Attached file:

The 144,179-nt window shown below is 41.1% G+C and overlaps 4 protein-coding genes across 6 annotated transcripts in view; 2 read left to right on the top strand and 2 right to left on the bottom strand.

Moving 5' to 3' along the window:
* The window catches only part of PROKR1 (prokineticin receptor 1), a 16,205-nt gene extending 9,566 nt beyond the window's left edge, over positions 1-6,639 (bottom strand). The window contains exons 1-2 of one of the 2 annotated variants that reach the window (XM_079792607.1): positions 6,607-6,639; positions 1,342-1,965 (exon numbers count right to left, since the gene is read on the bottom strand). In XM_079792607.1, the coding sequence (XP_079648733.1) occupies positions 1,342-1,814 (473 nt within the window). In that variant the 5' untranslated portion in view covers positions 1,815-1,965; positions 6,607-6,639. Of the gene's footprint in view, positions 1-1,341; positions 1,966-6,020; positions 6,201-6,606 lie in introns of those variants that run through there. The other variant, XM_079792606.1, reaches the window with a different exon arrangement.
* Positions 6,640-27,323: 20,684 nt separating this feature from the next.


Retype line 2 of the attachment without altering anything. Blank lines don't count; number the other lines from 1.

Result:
Moving 5' to 3' along the window: